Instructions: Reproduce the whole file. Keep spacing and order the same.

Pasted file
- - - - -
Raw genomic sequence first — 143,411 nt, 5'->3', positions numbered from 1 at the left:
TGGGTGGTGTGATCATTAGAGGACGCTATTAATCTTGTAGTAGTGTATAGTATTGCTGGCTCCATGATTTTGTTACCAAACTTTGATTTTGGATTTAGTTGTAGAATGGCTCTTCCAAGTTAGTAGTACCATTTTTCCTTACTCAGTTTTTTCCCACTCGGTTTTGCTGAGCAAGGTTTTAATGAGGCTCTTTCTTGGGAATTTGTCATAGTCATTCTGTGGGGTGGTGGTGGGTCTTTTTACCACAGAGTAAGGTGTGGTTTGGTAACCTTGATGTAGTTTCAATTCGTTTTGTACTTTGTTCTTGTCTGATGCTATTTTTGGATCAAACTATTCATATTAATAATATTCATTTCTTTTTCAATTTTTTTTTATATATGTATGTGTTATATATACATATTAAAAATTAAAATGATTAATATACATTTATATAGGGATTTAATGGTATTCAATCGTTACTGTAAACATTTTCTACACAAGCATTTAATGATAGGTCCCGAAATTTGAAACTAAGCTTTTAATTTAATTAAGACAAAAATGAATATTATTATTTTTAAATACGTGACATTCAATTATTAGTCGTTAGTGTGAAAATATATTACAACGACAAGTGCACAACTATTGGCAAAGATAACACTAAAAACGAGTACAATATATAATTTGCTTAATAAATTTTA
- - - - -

Raw genomic sequence first — 143,411 nt, 5'->3', positions numbered from 1 at the left:
TGGGTGGTGTGATCATTAGAGGACGCTATTAATCTTGTAGTAGTGTATAGTATTGCTGGCTCCATGATTTTGTTACCAAACTTTGATTTTGGATTTAGTTGTAGAATGGCTCTTCCAAGTTAGTAGTACCATTTTTCCTTACTCAGTTTTTTCCCACTCGGTTTTGCTGAGCAAGGTTTTAATGAGGCTCTTTCTTGGGAATTTGTCATAGTCATTCTGTGGGGTGGTGGTGGGTCTTTTTACCACAGAGTAAGGTGTGGTTTGGTAACCTTGATGTAGTTTCAATTCGTTTTGTACTTTGTTCTTGTCTGATGCTATTTTTGGATCAAACTATTCATATTAATAATATTCATTTCTTTTTCAATTTTTTTTTATATATGTATGTGTTATATATACATATTAAAAATTAAAATGATTAATATACATTTATATAGGGATTTAATGGTATTCAATCGTTACTGTAAACATTTTCTACACAAGCATTTAATGATAGGTCCCGAAATTTGAAACTAAGCTTTTAATTTAATTAAGACAAAAATGAATATTATTATTTTTAAATACGTGACATTCAATTATTAGTCGTTAGTGTGAAAATATATTACAACGACAAGTGCACAACTATTGGCAAAGATAACACTAAAAACGAGTACAATATATAATTTGCTTAATAAATTTTA